Microsoft Wants to Supersize Windows
Times are changing. Microsoft's Windows operating system, which was originally designed for desktop PCs, is being retooled to support supercomputer applications. With the hope of becoming a key player in that space, Microsoft has poured millions of dollars into its Windows Super Computer Cluster, which is slated to become available later this year. "Microsoft has made a few unsuccessful attempts to become a key player in the supercomputer market but the company could be in a better position for success this time," said Gordon Haff, an analyst for market research firm Illuminata.
A couple of factors are behind the market shift. Supercomputing has been a market segment relegated to niche applications running on specialized costly hardware, but that description has been changing recently. Clustering technology has become quite popular among supercomputer users. This approach enables users to tie together dozens, or hundreds, of inexpensive PC servers with special cabling and software that distributes work among the processors. This technique has enabled universities, supercomputing research centers, and corporate IT departments to access supercomputing processing power at much lower costs than in the past.
That is one reason why the supercomputing market has been growing. Market research firm International Data Corp. (IDC) has seen double digit growth in the past two years, with worldwide sales tallying more than US$7 billion.
Linux: A Growing Force
The Linux operating system has reaped the most benefits from that interest. "In the last four to five years, Linux has been able to go from a miniscule market share to about half of all system sales in the high performance computing market," stated Addison Snell, Research Director, High Performance Computing at IDC.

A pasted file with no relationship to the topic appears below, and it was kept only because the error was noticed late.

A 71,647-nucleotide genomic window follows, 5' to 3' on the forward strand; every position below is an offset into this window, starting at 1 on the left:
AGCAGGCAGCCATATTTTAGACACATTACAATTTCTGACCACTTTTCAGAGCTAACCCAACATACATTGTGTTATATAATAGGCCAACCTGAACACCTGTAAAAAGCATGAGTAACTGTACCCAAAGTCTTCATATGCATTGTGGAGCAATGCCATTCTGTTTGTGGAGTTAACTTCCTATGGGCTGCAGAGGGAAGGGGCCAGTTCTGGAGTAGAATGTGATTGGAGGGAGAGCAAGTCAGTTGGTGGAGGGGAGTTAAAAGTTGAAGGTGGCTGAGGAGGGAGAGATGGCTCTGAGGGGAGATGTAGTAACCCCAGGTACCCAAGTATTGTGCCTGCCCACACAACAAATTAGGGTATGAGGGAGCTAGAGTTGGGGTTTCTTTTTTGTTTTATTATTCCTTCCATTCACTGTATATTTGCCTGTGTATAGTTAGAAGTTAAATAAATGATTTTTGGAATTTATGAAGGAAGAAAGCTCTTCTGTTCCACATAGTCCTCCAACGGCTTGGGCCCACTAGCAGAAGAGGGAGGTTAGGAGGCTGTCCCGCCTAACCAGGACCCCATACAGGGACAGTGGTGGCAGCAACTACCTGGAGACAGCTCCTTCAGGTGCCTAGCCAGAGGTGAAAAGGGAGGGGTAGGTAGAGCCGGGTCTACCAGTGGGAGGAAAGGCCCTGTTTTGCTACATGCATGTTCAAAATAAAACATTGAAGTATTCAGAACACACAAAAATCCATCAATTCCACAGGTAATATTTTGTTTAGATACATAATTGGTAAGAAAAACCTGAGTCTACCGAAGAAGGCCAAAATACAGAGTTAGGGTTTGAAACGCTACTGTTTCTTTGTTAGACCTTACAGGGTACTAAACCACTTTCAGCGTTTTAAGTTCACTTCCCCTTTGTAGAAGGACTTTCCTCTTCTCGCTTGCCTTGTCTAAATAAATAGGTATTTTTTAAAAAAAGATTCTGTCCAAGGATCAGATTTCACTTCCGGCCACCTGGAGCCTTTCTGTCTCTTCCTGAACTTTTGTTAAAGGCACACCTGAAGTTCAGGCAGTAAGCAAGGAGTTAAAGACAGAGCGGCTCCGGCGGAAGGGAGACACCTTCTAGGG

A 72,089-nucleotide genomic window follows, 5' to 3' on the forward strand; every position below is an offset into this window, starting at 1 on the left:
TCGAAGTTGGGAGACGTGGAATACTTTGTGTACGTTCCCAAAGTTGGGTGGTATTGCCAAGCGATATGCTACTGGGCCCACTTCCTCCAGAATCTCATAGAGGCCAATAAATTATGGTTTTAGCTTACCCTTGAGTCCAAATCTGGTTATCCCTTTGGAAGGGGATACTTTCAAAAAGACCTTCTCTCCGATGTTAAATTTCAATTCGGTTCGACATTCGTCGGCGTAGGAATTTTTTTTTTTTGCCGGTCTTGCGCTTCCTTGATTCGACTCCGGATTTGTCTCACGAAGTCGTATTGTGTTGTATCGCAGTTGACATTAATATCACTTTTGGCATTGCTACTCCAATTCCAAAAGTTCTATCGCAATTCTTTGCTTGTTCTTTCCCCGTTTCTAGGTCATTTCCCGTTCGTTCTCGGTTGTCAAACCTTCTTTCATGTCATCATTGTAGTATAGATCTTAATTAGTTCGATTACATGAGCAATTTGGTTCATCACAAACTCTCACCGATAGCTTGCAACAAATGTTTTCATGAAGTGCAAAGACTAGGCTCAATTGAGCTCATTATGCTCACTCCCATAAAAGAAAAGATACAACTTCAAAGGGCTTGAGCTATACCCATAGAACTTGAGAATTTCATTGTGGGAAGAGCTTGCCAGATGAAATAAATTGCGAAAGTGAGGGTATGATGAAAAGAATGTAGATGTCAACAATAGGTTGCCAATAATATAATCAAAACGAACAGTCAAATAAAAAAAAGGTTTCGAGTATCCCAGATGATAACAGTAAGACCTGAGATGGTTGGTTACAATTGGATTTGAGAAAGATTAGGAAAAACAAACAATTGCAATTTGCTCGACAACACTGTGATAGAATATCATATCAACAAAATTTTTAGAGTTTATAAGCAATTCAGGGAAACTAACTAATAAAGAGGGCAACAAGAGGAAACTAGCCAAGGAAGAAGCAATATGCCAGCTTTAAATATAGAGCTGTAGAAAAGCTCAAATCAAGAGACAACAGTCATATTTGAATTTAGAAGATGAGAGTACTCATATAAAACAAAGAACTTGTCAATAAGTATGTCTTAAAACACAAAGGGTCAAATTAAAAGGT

Microsoft would like to loosen Linux's stronghold on the supercomputer market segment. The company, which unveiled its latest plans in June 2004, has taken both tactical and practical approaches to propping up Windows sales in that market.
On the tactical front, the company has focused on addressing areas where most current supercomputer systems are weak. Diagnostic tools represent one set of products where vendor offerings fall short of user demands. Since companies want to be able to optimize their processing resources, Microsoft has been designing new graphical management tools that could help IT departments more easily program their clusters. Also, the company wants to improve these computers' power management through use of the IPMI (Intelligent Platform Management Interface), which is designed to enable companies to reboot clusters without having to power the system down.
Application development has been another weak spot in the supercomputer market. Independent Software Vendors (ISVs) want to be able to migrate their code from system to system. To date, most applications have been custom designed for specific supercomputers and difficult -- some would say impossible -- to move.